The claim here is not that such end-to-end speeds should be supported everywhere on campus. After all, these speeds are probably not needed everywhere, and the costs of supporting them everywhere would be large. The claim, rather, is that campus IT organizations should organize to support such speeds to those sites on their campus where the speeds are needed by specific research projects.

Doing so requires several things. First, at the level of campus-wide plumbing, an institution needs a physical plant that can support high-end LANs, specifically the trenches and conduits between buildings, the conduits and closets within buildings, and the single-mode fiber either provisioned or easy to add within those conduits. Georgia Tech, for example, was fortunate to be able to do this early on as part of the preparation for the 1996 Olympics; the resulting ability to project high-performance LANs to any part of campus with programmatic demand has been of great value.

Second, the IT organization needs to be aware of and talk with those faculty members whose research and education projects properly motivate high-end cyberinfrastructure requirements. What are their network requirements? When might elevated performance requirements be needed in the future? This opens up funding sources, whether associated with the institution or with the project. But equally important, those whose work requires the high performance are the ones who typically provide, engineer, and operate the host computers whose proper engineering is necessary for effective end-to-end performance. Further, working with people who care deeply about positive outcomes is probably the only way to achieve success.

Third, the IT organization should implement a program of performance quality control to guide these efforts. It can start by working with wide-area networking organizations—such as gigaPoPs and Internet2—to measure, on an ongoing basis, performance between the campus and key points within the core of the wide-area network fabric. This will allow the organization to know when things are working well and to complain convincingly when they aren’t. It will also allow an explanation of what performance levels are achievable between high-end parts of the campus LAN and those same key points within the wide-area core and, by implication, end-to-end to collaborating sites that have similar campus-to-core performance. Again, by doing these performance measurements on an ongoing basis, the IT organization can rapidly notice and more likely fix problems soon after they arise.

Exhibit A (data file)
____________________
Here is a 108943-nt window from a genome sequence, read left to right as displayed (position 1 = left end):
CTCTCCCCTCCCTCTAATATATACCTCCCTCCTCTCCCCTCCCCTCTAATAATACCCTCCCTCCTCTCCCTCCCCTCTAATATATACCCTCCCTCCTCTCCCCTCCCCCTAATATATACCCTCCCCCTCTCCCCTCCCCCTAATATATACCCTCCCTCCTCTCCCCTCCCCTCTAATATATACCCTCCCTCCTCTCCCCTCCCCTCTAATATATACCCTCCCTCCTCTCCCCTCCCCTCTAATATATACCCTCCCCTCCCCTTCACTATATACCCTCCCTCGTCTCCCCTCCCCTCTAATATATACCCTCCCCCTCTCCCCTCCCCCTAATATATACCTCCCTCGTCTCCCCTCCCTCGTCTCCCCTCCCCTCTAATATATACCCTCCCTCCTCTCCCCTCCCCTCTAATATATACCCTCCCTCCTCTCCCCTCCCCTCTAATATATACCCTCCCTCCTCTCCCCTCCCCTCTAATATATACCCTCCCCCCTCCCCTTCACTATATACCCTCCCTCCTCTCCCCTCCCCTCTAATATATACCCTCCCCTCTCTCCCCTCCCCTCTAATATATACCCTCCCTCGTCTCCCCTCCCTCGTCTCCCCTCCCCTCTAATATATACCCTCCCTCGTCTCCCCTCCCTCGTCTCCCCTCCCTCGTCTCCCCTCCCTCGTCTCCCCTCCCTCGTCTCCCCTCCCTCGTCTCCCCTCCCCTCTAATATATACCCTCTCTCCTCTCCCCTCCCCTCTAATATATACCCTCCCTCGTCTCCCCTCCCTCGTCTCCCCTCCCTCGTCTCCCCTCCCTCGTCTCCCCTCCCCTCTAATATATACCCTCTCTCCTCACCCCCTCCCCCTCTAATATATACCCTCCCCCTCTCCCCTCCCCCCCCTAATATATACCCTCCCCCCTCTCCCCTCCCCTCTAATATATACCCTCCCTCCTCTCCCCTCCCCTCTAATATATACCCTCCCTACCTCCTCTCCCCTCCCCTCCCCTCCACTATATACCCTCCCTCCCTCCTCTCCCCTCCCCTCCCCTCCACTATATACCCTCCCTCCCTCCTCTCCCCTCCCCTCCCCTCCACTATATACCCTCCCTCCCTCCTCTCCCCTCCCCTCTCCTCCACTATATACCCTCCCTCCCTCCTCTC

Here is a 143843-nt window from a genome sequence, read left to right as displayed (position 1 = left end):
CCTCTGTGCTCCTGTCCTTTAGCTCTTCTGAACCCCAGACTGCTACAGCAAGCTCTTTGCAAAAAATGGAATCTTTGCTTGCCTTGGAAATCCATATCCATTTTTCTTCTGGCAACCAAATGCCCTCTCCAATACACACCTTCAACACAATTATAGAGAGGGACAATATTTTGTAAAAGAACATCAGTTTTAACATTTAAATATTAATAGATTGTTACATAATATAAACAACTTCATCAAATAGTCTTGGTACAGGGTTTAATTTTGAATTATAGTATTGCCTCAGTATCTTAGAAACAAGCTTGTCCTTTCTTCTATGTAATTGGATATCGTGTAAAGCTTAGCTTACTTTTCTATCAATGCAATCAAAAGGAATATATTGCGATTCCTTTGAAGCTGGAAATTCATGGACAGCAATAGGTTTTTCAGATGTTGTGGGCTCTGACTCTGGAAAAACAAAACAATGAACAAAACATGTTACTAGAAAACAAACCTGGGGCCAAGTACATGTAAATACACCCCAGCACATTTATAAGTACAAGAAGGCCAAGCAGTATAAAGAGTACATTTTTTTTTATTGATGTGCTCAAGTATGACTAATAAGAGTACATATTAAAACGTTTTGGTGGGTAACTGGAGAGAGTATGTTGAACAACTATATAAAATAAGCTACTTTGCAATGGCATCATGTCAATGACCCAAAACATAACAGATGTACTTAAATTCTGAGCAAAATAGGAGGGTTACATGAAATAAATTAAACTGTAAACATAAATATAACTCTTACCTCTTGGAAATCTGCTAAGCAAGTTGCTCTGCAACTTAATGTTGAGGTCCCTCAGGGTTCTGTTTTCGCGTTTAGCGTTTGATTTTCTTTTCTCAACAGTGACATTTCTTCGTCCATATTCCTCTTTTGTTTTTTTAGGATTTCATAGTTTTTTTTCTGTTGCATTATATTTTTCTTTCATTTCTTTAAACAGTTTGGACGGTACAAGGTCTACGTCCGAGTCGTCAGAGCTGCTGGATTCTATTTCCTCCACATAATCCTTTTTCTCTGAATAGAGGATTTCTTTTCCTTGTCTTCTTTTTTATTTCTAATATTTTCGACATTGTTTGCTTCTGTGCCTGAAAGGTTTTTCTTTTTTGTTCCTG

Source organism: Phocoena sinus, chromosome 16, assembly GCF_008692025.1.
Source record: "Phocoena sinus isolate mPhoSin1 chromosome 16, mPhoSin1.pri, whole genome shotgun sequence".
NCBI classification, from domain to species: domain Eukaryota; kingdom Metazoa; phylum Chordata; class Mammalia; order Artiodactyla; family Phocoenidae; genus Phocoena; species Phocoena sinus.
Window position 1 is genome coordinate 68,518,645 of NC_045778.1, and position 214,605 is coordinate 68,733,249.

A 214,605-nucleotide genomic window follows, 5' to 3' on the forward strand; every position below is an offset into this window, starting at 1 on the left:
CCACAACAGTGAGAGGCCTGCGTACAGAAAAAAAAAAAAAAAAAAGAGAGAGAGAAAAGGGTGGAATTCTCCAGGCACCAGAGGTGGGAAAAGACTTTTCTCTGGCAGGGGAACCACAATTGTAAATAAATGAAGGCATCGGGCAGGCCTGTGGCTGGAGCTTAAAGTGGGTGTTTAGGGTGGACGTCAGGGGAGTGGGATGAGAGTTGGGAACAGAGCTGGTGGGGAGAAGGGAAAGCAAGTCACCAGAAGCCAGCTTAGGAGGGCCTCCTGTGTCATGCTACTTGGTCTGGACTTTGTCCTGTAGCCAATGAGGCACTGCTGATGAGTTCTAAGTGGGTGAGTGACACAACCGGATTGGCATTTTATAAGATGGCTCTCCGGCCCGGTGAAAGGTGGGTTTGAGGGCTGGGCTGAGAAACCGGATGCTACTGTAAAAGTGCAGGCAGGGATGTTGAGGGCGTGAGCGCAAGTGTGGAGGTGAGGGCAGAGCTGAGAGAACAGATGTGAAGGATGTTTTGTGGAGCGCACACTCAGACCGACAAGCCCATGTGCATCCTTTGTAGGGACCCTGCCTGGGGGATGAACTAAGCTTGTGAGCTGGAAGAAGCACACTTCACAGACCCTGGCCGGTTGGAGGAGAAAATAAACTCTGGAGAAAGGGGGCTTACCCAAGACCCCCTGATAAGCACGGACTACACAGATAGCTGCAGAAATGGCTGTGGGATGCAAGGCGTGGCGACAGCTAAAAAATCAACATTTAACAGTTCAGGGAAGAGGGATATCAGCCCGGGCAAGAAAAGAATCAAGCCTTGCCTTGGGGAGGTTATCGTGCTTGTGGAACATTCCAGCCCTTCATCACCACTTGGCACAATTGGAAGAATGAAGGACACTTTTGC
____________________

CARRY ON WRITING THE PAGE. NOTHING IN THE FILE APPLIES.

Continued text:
Fourth, this performance quality-control work should be applied to key high-end projects on campus. The latter will be less interested in measuring to the core but will be very interested in monitoring the performance achieved to collaborating sites.

Fifth, the institution should work closely with other campuses to strengthen regional structures, such as the gigaPoPs and the Regional Optical Networks (RONs) emerging across the country, and also national structures, such as Internet2 and National LambdaRail. The campus cyberinfrastructure requirements and the results of ongoing performance quality control can drive these relationships.


The balance of this decade will be characterized by uncertainty and turmoil in the networking arena. Uncertainty will result because although the key role of fiber is clear, there is weak technical consensus on exactly what pattern of routers, Ethernet switches, circuit switches, and optical switches will best be used to exploit these fiber facilities. Investing in the fiber plant while remaining nimble in switching equipment can help manage this uncertainty. Still, turmoil will arise as new forms of switching are added to the traditional packet-switching base. Investing in performance quality control and in communication with the cyberinfrastructure drivers on campus is key to managing this uncertainty and turmoil. Staying focused on driving applications and on "doing what works" will prevent any confusion that could be caused by the rapid pace of technology changes likely to occur over the next few years. By doing so, a college or university can empower its students, faculty, and staff in their most demanding cyberinfrastructure-based efforts. This in turn will establish the campus as an attractive place for success in such efforts.


1. Revolutionizing Science and Engineering through Cyberinfrastructure: Report of the National Science Foundation Blue-Ribbon Advisory Panel on Cyberinfrastructure, January 2003,